“So on this day of reflection I say again, thank you for going on this journey with me. I’ll see you at the movies.”
The last personal address of film critic Roger Ebert, whose friends and family attended his funeral today.
The Chicago Sun-Times journalist died on the 4th April 2013, after a long battle with cancer. The first film critic to win the Pulitzer Prize for criticism, Ebert was also the first to receive a star on the Hollywood Walk of Fame in 2005. He published over 20 books and hundreds of his reviews were syndicated in other newspapers. He brought film criticism to the masses, and is without a doubt responsible for inspiring generations of budding critics and film lovers.
As well as his written work, he and fellow critics Gene Siskel and then Richard Roeper presented At The Movies and became a staple figure on American television. As well as writing about films, he also wrote several screenplays. His experience as a screenwriter marked Ebert as one of very few critics who had genuine knowledge and experience of the craft of filmmaking.
Diagnosed with cancer in 2002, he continued to host At The Movies until an operation in 2006 left him unable to speak. He continued his criticism online, boasting a powerful online presence as he took to Twitter and his website to make his opinions known.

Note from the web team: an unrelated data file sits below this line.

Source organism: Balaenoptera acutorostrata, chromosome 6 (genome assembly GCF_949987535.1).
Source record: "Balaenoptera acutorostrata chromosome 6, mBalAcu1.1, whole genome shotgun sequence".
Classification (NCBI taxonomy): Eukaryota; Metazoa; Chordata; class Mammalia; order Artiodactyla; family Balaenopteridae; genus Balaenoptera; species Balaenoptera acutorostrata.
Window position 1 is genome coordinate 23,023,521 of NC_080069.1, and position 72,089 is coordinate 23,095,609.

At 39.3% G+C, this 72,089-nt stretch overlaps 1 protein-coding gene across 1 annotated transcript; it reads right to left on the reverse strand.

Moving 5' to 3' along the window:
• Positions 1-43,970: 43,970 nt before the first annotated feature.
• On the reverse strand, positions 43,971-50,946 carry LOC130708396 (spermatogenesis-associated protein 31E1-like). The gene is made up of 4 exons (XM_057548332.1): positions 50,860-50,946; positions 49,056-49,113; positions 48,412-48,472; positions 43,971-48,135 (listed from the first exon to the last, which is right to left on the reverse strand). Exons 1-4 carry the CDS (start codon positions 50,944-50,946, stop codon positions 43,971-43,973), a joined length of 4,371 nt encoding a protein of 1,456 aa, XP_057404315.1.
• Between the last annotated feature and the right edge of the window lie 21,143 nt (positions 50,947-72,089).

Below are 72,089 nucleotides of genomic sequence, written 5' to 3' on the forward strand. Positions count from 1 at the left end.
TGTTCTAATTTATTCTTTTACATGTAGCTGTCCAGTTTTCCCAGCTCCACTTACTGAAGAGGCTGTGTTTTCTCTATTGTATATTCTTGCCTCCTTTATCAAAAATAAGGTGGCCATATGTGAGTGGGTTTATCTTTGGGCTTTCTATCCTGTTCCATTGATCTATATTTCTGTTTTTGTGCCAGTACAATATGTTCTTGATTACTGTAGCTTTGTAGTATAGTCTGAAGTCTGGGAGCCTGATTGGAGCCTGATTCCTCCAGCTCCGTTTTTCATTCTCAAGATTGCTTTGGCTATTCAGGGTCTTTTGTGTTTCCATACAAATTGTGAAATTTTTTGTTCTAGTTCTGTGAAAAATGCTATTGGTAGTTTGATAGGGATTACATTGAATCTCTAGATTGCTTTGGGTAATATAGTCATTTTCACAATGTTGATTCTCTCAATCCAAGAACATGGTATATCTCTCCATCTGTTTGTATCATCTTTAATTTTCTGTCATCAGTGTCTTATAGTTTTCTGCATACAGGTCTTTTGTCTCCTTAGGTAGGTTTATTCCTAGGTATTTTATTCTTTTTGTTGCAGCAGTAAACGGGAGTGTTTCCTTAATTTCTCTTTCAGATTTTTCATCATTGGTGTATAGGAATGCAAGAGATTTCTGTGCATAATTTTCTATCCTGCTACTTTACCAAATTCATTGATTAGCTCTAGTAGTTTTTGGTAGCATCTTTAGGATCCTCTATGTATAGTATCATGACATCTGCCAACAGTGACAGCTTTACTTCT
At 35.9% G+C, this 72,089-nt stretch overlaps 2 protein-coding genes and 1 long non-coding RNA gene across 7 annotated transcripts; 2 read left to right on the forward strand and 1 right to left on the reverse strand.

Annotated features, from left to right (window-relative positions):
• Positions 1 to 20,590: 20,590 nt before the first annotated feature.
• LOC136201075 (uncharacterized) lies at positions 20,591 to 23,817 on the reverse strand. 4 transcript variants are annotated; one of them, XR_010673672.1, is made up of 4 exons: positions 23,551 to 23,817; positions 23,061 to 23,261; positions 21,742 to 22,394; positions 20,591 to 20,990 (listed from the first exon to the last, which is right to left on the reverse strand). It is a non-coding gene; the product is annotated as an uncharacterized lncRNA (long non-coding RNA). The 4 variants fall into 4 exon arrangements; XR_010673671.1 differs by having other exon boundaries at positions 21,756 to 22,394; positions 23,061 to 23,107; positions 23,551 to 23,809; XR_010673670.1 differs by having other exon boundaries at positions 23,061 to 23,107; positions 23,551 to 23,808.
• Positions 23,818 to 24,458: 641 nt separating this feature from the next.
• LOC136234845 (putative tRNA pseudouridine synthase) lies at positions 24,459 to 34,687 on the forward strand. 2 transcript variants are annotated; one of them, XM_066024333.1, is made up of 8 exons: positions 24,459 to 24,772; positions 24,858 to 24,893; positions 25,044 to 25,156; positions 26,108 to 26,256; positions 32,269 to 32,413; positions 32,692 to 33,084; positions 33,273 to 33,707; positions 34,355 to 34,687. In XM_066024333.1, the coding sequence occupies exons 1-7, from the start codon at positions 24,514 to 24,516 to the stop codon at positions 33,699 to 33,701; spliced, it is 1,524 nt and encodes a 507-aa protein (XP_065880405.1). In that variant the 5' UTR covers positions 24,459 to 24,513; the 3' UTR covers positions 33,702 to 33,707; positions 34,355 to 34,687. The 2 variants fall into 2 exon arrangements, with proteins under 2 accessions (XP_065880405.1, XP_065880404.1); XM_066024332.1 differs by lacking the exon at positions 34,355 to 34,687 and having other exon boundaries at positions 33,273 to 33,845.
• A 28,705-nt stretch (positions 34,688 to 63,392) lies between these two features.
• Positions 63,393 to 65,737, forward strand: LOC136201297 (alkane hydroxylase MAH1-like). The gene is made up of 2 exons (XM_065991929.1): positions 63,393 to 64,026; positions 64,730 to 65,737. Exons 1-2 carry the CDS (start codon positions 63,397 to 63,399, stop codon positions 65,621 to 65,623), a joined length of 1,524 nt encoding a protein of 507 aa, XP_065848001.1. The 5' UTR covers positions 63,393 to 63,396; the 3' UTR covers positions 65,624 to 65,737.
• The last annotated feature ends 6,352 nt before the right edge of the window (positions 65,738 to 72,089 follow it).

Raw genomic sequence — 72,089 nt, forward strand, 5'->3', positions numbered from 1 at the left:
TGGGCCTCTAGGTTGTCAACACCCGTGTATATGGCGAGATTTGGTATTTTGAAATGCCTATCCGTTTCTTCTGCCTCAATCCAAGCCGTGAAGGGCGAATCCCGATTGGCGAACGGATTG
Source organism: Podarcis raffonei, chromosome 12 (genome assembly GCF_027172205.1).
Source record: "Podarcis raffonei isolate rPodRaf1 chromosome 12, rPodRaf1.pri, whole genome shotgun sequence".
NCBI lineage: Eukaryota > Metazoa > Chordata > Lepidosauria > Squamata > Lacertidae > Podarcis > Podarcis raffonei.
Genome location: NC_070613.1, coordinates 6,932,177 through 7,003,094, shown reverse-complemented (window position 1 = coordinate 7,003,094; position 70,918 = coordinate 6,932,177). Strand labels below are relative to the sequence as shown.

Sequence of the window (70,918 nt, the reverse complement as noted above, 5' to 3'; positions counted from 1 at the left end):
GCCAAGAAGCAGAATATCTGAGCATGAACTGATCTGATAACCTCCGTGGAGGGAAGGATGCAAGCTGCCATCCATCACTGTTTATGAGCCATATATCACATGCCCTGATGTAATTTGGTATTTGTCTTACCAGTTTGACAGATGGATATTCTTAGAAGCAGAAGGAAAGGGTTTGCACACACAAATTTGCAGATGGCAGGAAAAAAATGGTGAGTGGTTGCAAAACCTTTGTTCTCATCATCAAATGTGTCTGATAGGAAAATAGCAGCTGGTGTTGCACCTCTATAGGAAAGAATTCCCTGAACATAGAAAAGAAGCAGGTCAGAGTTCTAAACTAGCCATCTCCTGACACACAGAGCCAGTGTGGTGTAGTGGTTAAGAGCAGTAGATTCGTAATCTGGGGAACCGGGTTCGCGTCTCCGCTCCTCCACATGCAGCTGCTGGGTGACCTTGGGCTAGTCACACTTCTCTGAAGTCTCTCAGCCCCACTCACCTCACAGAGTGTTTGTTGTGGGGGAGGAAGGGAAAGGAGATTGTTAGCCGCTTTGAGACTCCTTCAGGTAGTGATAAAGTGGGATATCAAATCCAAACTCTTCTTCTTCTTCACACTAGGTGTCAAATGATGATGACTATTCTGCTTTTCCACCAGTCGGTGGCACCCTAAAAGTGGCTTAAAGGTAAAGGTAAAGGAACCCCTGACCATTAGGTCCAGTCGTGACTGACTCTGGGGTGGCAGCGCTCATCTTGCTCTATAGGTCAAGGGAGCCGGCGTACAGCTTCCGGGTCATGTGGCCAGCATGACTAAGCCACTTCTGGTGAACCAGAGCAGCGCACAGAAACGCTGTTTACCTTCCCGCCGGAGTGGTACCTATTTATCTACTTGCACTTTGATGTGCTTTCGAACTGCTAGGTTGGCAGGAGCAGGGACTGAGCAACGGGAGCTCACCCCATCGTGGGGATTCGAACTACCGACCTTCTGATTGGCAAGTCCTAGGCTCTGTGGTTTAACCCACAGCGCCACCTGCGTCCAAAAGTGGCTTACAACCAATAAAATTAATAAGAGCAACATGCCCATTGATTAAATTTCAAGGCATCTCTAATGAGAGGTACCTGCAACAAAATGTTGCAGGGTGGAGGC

As his health declined, he took a step back from film criticism, choosing instead to review the films he wanted to review. He revealed the return of his cancer in a blog post ‘A Leave of Presence’, two days before his death. He spoke of his plans for future writings, and how “on bad days I may write about the vulnerability that accompanies illness. On good days, I may wax ecstatic about a movie so good it transports me beyond illness.”
His encyclopaedic knowledge of the industry was surpassed only by his endless enthusiasm and passion for film. Industry professionals number among the masses of followers around the world, attracted by an infectious and shameless love of film. Cinema was his life, his world, and his legacy, and he will live on in the hearts of those he inspired.
Roger Ebert 1942 – 2013
The films he considers to be the best of all time –
Aguirre, Wrath of God
La Dolce Vita
2001: A Space Odyssey
The Tree of Life